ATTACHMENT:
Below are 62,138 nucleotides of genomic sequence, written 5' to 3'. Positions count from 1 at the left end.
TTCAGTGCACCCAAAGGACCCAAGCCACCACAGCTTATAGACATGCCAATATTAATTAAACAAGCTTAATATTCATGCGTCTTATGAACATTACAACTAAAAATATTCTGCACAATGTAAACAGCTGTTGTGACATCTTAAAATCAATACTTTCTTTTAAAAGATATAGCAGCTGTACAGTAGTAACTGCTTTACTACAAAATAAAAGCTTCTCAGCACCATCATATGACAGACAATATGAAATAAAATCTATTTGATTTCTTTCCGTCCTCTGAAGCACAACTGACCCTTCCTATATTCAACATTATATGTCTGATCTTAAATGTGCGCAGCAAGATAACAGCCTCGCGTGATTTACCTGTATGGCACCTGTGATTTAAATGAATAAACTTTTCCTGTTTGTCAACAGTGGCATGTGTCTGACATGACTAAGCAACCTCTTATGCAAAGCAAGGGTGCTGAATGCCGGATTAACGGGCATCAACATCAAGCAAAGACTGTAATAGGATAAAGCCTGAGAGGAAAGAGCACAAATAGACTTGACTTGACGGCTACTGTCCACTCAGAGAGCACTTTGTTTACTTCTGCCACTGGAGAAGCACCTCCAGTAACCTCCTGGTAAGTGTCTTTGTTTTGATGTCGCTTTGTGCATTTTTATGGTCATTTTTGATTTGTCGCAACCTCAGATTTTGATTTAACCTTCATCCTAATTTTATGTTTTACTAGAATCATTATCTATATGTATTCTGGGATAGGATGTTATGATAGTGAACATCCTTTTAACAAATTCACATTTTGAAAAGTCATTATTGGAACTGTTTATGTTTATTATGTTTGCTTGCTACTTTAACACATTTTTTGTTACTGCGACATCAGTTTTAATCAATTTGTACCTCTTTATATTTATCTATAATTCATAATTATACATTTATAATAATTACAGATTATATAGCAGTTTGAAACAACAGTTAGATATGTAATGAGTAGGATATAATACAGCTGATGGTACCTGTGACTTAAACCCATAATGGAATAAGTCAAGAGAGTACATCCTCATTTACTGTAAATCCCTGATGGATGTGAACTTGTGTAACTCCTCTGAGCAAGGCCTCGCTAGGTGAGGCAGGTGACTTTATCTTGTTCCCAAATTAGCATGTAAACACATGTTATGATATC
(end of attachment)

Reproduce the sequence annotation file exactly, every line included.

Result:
Below are 62,138 nucleotides of genomic sequence, written 5' to 3'. Positions count from 1 at the left end.
TTCAGTGCACCCAAAGGACCCAAGCCACCACAGCTTATAGACATGCCAATATTAATTAAACAAGCTTAATATTCATGCGTCTTATGAACATTACAACTAAAAATATTCTGCACAATGTAAACAGCTGTTGTGACATCTTAAAATCAATACTTTCTTTTAAAAGATATAGCAGCTGTACAGTAGTAACTGCTTTACTACAAAATAAAAGCTTCTCAGCACCATCATATGACAGACAATATGAAATAAAATCTATTTGATTTCTTTCCGTCCTCTGAAGCACAACTGACCCTTCCTATATTCAACATTATATGTCTGATCTTAAATGTGCGCAGCAAGATAACAGCCTCGCGTGATTTACCTGTATGGCACCTGTGATTTAAATGAATAAACTTTTCCTGTTTGTCAACAGTGGCATGTGTCTGACATGACTAAGCAACCTCTTATGCAAAGCAAGGGTGCTGAATGCCGGATTAACGGGCATCAACATCAAGCAAAGACTGTAATAGGATAAAGCCTGAGAGGAAAGAGCACAAATAGACTTGACTTGACGGCTACTGTCCACTCAGAGAGCACTTTGTTTACTTCTGCCACTGGAGAAGCACCTCCAGTAACCTCCTGGTAAGTGTCTTTGTTTTGATGTCGCTTTGTGCATTTTTATGGTCATTTTTGATTTGTCGCAACCTCAGATTTTGATTTAACCTTCATCCTAATTTTATGTTTTACTAGAATCATTATCTATATGTATTCTGGGATAGGATGTTATGATAGTGAACATCCTTTTAACAAATTCACATTTTGAAAAGTCATTATTGGAACTGTTTATGTTTATTATGTTTGCTTGCTACTTTAACACATTTTTTGTTACTGCGACATCAGTTTTAATCAATTTGTACCTCTTTATATTTATCTATAATTCATAATTATACATTTATAATAATTACAGATTATATAGCAGTTTGAAACAACAGTTAGATATGTAATGAGTAGGATATAATACAGCTGATGGTACCTGTGACTTAAACCCATAATGGAATAAGTCAAGAGAGTACATCCTCATTTACTGTAAATCCCTGATGGATGTGAACTTGTGTAACTCCTCTGAGCAAGGCCTCGCTAGGTGAGGCAGGTGACTTTATCTTGTTCCCAAATTAGCATGTAAACACATGTTATGATATC